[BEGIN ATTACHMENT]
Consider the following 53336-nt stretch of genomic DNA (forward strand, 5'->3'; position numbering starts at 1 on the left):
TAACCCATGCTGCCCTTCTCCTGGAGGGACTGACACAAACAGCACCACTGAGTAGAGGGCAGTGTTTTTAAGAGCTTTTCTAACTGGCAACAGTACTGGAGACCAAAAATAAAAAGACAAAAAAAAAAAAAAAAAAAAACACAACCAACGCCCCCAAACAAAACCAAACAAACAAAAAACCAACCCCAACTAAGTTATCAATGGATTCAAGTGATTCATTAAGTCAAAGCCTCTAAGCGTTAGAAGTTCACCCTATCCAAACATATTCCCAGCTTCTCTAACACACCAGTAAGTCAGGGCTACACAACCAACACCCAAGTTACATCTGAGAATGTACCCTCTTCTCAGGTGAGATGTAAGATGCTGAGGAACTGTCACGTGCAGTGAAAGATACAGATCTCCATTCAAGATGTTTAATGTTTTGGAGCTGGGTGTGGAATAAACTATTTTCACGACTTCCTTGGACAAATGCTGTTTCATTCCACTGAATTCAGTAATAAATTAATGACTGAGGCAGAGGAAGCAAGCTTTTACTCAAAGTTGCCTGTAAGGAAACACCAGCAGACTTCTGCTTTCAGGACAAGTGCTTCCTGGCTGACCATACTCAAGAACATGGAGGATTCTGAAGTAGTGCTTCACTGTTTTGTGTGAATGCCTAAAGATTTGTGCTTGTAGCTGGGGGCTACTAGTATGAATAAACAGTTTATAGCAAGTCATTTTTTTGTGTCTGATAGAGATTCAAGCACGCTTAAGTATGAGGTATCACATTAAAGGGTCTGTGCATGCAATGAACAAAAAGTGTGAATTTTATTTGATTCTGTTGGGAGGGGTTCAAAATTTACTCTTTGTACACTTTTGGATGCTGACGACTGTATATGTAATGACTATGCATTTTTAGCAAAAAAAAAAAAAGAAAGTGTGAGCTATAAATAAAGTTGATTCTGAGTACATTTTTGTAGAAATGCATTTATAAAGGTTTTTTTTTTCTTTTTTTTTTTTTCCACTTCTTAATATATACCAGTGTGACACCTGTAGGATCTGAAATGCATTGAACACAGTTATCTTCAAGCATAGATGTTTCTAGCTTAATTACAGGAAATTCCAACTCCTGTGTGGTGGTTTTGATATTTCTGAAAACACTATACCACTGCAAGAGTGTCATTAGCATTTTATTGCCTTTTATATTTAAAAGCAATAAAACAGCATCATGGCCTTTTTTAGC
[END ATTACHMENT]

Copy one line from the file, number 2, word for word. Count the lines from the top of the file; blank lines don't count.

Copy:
TAACCCATGCTGCCCTTCTCCTGGAGGGACTGACACAAACAGCACCACTGAGTAGAGGGCAGTGTTTTTAAGAGCTTTTCTAACTGGCAACAGTACTGGAGACCAAAAATAAAAAGACAAAAAAAAAAAAAAAAAAAAACACAACCAACGCCCCCAAACAAAACCAAACAAACAAAAAACCAACCCCAACTAAGTTATCAATGGATTCAAGTGATTCATTAAGTCAAAGCCTCTAAGCGTTAGAAGTTCACCCTATCCAAACATATTCCCAGCTTCTCTAACACACCAGTAAGTCAGGGCTACACAACCAACACCCAAGTTACATCTGAGAATGTACCCTCTTCTCAGGTGAGATGTAAGATGCTGAGGAACTGTCACGTGCAGTGAAAGATACAGATCTCCATTCAAGATGTTTAATGTTTTGGAGCTGGGTGTGGAATAAACTATTTTCACGACTTCCTTGGACAAATGCTGTTTCATTCCACTGAATTCAGTAATAAATTAATGACTGAGGCAGAGGAAGCAAGCTTTTACTCAAAGTTGCCTGTAAGGAAACACCAGCAGACTTCTGCTTTCAGGACAAGTGCTTCCTGGCTGACCATACTCAAGAACATGGAGGATTCTGAAGTAGTGCTTCACTGTTTTGTGTGAATGCCTAAAGATTTGTGCTTGTAGCTGGGGGCTACTAGTATGAATAAACAGTTTATAGCAAGTCATTTTTTTGTGTCTGATAGAGATTCAAGCACGCTTAAGTATGAGGTATCACATTAAAGGGTCTGTGCATGCAATGAACAAAAAGTGTGAATTTTATTTGATTCTGTTGGGAGGGGTTCAAAATTTACTCTTTGTACACTTTTGGATGCTGACGACTGTATATGTAATGACTATGCATTTTTAGCAAAAAAAAAAAAAGAAAGTGTGAGCTATAAATAAAGTTGATTCTGAGTACATTTTTGTAGAAATGCATTTATAAAGGTTTTTTTTTTCTTTTTTTTTTTTTCCACTTCTTAATATATACCAGTGTGACACCTGTAGGATCTGAAATGCATTGAACACAGTTATCTTCAAGCATAGATGTTTCTAGCTTAATTACAGGAAATTCCAACTCCTGTGTGGTGGTTTTGATATTTCTGAAAACACTATACCACTGCAAGAGTGTCATTAGCATTTTATTGCCTTTTATATTTAAAAGCAATAAAACAGCATCATGGCCTTTTTTAGC